Confirming long-held suspicions by privacy advocates, newly obtained U.S. Department of Justice (DOJ) documents reveal that the secretive police surveillance devices known as Stingrays are capable of recording phone conversations and spying on mobile device users within the vicinity of a target.
Stingrays mimic cell phone towers to trick nearby mobile devices into connecting with them in order to pinpoint and tracked users' locations, a surveillance tactic that has reportedly been employed during recent anti-police brutality protests.
Now, the ACLU's investigation has turned up damning evidence that the surveillance technology has an even greater reach than the DOJ has previously admitted.
Internal DOJ documents (pdf) obtained through a Freedom of Information Act (FOIA) request filed two years prior show that Stingrays are "capable of intercepting the contents of communications" of cell phones that connect to the faux tower signal, including recording outgoing numbers dialed and possibly intercepting conversations and texts by wirelessly changing a device's firmware. The memos caution agents not to collect such information, "as that would entail surveillance on the calling activity of all persons in the vicinity of the subject."
That means Stingrays "spy on innocent bystanders," ACLU senior staff attorney Linda Lye wrote in a blog post Wednesday.
In fact, the agency itself acknowledges as much in the documents, writing that the use of cell phone tracking technology "is an issue of some controversy," although it does not elaborate further.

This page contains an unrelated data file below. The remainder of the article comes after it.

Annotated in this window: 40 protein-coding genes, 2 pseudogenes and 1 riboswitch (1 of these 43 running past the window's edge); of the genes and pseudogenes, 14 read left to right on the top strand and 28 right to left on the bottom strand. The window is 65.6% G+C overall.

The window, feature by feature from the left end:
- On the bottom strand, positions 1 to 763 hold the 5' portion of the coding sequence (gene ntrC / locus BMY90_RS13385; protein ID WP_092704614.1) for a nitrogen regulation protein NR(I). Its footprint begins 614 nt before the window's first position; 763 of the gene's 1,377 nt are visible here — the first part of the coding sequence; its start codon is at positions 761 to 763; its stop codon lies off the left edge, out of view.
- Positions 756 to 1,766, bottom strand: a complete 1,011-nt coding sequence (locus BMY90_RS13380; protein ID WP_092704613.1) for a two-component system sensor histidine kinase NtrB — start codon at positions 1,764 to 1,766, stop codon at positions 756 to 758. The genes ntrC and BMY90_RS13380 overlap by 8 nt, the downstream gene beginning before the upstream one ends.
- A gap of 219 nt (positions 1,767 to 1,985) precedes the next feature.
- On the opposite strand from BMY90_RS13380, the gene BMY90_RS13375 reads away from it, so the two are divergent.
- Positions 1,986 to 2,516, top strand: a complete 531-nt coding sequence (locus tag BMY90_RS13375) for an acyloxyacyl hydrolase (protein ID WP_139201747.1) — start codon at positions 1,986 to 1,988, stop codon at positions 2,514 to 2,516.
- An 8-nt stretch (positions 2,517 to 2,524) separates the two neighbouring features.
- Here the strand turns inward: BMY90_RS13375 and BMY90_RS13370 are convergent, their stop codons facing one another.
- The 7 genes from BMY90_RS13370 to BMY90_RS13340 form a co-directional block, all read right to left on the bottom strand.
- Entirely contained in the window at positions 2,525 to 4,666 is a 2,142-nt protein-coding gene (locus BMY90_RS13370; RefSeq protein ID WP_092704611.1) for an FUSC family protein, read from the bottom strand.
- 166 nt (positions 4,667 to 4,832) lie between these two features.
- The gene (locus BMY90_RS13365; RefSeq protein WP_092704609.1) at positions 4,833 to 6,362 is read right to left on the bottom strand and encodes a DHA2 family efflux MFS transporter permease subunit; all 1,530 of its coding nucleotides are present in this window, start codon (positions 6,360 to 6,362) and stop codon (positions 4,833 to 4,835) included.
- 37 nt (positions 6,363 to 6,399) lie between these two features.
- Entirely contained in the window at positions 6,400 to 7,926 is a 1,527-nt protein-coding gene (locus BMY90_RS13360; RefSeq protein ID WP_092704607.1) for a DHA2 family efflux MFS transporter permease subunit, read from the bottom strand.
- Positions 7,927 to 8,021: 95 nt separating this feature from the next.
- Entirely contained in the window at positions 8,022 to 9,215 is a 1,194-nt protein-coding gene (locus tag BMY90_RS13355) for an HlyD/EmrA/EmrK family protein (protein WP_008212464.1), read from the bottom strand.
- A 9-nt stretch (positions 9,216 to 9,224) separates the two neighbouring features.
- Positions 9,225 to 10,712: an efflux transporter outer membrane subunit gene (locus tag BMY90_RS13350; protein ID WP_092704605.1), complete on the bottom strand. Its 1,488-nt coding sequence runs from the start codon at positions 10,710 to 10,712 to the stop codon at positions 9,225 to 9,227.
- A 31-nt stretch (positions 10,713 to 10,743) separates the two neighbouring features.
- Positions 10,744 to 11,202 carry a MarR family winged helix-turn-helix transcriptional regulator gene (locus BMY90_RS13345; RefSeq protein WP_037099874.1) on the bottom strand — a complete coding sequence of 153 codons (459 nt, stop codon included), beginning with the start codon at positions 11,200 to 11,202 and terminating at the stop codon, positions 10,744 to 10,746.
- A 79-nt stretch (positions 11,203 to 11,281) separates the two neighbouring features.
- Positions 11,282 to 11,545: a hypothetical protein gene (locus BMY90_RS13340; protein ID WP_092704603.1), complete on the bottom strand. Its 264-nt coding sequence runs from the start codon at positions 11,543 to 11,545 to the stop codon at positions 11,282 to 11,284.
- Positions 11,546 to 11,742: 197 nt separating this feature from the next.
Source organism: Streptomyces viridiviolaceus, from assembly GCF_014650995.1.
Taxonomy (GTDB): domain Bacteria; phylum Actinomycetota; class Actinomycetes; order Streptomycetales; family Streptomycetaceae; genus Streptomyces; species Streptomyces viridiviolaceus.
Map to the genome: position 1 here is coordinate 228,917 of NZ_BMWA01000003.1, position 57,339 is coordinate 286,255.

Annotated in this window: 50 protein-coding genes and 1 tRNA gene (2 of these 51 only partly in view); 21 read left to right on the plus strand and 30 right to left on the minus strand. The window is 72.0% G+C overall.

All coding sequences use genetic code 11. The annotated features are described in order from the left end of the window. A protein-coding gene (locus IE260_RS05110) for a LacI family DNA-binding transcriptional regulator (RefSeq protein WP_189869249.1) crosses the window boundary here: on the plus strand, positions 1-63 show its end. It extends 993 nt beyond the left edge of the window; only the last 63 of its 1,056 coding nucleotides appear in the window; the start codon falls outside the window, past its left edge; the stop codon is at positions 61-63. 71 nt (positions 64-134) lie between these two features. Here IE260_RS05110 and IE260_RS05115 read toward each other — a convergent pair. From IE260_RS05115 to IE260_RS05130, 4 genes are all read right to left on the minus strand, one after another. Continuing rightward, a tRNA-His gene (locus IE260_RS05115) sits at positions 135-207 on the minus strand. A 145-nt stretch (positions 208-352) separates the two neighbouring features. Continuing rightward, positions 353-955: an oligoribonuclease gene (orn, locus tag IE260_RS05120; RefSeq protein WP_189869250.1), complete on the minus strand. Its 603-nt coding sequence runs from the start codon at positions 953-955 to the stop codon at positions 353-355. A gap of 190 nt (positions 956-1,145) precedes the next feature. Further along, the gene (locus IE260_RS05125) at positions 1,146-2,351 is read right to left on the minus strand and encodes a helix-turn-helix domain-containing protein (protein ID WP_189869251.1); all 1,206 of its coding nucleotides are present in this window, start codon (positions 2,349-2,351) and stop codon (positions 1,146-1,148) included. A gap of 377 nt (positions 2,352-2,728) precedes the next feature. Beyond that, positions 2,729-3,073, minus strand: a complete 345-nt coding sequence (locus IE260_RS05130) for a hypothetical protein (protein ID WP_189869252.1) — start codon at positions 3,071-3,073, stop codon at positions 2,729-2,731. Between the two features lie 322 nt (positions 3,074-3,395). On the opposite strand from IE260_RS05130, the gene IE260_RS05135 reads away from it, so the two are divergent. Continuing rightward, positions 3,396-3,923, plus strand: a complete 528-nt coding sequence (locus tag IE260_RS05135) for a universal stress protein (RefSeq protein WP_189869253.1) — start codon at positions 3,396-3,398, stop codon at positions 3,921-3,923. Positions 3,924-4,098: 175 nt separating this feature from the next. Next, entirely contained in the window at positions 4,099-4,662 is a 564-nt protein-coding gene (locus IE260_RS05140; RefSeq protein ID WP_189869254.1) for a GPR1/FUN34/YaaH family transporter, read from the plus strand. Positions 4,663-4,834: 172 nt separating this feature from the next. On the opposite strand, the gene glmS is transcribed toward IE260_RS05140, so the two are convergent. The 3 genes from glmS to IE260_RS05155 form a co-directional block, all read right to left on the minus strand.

The documents also explain how Stingrays are able to intercept conversations by "using a suspect's cell phone as a bug."
"If the cellular telephone is used to make or receive a call, the screen of the digital analyzer/cell site simulator/triggerfish would include the cellular telephone number (MIN), the call's incoming or outgoing status, the telephone number dialed, the cellular telephone's ESN, the date, time, and duration of the call, and the cell site number/sector (location of the cellular telephone when the call was connected)," the documents state.
Also included in the documents is a form instructing agents how to request a court order to use Stingrays in criminal investigations. But as Lye pointed out in her blog post, the form uses "opaque language" to describe the technology, notably omitting any mention that the devices could ensnare innocent bystanders.
"DOJ realized it was important to educate its own prosecutors that cell site simulators can conduct 'surveillance on the calling activity of all persons in the vicinity.' It should have said so in plain English to courts as well," Lye wrote.
In September, the DOJ announced new rules for the use of Stingrays which require law enforcement agencies to obtain warrants by probable cause before deploying the surveillance tools in any criminal investigation. But the memos reveal that the DOJ grants wide exceptions in cases with vaguely termed "exceptional" circumstances, such as a hack on a government computer or "activity characteristic of organized crime."
"While such crimes are potentially serious, they simply do not justify bypassing the ordinary legal processes that were designed to balance the government’s need to investigate crimes with the public’s right to a government that abides by the law," Lye writes.
At least 13 federal departments are known to be in possession of Stingrays, including non-law enforcement agencies like the Internal Revenue Service (IRS).
Moreover, the DOJ's new rules don't apply to local police departments, which have been known to use the devices even as first-resort measures to investigate minor crimes.
As ACLU staff attorney Nathan Freed Wessler pointed out at the time, the limited regulations leave open wide loopholes that allow "warrantless use of Stingrays in undefined 'exceptional circumstances' while permitting retention of innocent bystander data for up to 30 days in certain cases."